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Imaging features of skeletal muscle lymphoma: a case report and literature review

Abstract

Background

Diffuse large B cell lymphoma (DLBCL) is the most common type of non-Hodgkin lymphoma (NHL), occurring predominantly in older people. Skeletal muscle lymphoma is a rare form of DLBCL, most frequently affecting the thigh, upper extremities, calf, and pelvis.

Case presentation

We report a case of skeletal muscle DLBCL that was diagnosed using ultrasound (US)-guided biopsy. A 70-year-old man presented with progressive swelling and pain in the left lower extremity and an elevated erythrocyte sedimentation rate (ESR) and serum C-reactive protein (CRP), ferritin, and CA125 levels. US, magnetic resonance imaging (MRI), and computed tomography (CT) showed diffuse lesions in several muscles of the left lower extremity. Positron emission tomography/CT (PET/CT) showed FDG-uptake in the affected muscles. The patient was treated with chemotherapy and achieved a good response. A systematic review of the literature published between 1992 and 2019 was conducted to investigate the role of imaging, including imaging-guided biopsy, in the diagnosis of skeletal muscle lymphoma.

Conclusions

Skeletal muscle lymphoma is rare. US and MRI features include enlargement of muscular structures, with preservation of the architecture of the tissue and surrounding anatomical structures. Definitive diagnosis relies on histological and immunohistological analysis of a sample obtained through imaging-guided biopsy.

Peer Review reports

Background

Lymphoma is a heterogeneous group of malignancies of lympho-reticular origin. Lymphomas can arise anywhere in the body and are traditionally divided into Hodgkin and non-Hodgkin lymphoma (NHL). Extranodal lymphoma involves sites other than lymph nodes, including the gastrointestinal tract, lung, central nervous system, salivary glands, thyroid, and gonads [1]. Extranodal lymphoma involving the musculoskeletal system, including bone, cutaneous/subcutaneous tissue and muscle, is rare [2]. The reported frequency of muscle lymphoma accounts for 0.1% to 1.4% of all extranodal lymphomas and 1.2–2.0% of all malignant muscle tumors [3].

NHL is classified into B cell or T cell lymphomas. Diffuse large B cell lymphoma (DLBCL) is the most common type of NHL, occurring predominantly in older people [4]. Skeletal muscle lymphoma is a rare form of DLBCL, most frequently affecting the thigh, upper extremities, calf, and pelvis [2]. Patients with skeletal muscle lymphoma usually present with a progressively enlarging mass, swelling, pain, fever, sweating, and weight loss [5].

Imaging modalities, including computed tomography (CT), ultrasound (US) and magnetic resonance imaging (MRI), have been utilized to evaluate skeletal muscle lymphoma, and imaging characteristics of skeletal muscle lymphoma have been reported in small case series and case reports. However, diagnosis based on imaging criteria alone is not conclusive, as imaging features of skeletal muscle lymphoma are variable.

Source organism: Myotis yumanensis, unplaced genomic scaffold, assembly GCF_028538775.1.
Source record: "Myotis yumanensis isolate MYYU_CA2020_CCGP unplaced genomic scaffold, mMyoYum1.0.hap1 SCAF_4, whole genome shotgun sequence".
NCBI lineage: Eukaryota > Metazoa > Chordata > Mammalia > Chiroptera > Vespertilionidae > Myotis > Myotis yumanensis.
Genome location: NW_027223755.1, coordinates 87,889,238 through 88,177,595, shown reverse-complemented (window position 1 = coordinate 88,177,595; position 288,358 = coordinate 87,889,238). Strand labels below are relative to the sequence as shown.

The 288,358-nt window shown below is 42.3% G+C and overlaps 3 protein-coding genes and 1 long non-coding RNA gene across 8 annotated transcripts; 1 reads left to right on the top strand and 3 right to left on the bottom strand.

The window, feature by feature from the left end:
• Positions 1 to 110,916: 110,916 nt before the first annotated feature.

Image-guided biopsies provide a safe and effective method for the conclusive diagnosis of musculoskeletal tumors [6]. US is frequently used as the initial imaging modality for evaluating a superficial symptomatic mass, and percutaneous US-guided biopsy is a convenient, radiation-free, and relatively inexpensive choice for biopsy of musculoskeletal soft tissue lesions [7]. Here, we report a case of skeletal muscle DLBCL of the lower extremity that was diagnosed by histological and immunohistological analysis of a sample obtained through percutaneous US-guided biopsy. We conducted a systematic review of the literature published between 1992 and 2019 to investigate the role of imaging, including imaging-guided biopsy, in the diagnosis of skeletal muscle lymphoma.

Case presentation

A 70-year-old Chinese male was admitted to the General Surgery Department of Shengjing Hospital (an affiliate of China Medical University) due to a 3 month history of fever and progressive swelling and pain in the left lower extremity in the absence of trauma or infection. The patient attended his local hospital when the symptoms began. There, a Color Doppler US examination showed dilated deep and intramuscular veins of the left lower extremity, with slow blood flow; therefore, intramuscular venous thrombosis of the calf was suspected. US examination revealed decreased echogenicity of the muscles of the medial and posterior compartments of the left thigh and the muscles of the posterior compartment of the calf, with a diffuse increase in vascularity. Blood tests showed an elevated D-dimer level, white blood cells were 8.04 × 109/l, monocytes were 11.90%, neutrophils were 76.30%, red blood cells were 3.61 × 1012/l, and hemoglobin was 95 g/L. The diagnosis was suspected left calf intramuscular venous thrombosis, possibly due to cellulitis. The patient was given anticoagulation and parenteral antibiotics, including 800,000 units penicillin G sodium qd (i.v), 110 mg dabigatran ester bid (i.v), an antipyretic, and nutritional support. The swelling, pain and fever worsened, with a maximum temperature of 42 °C.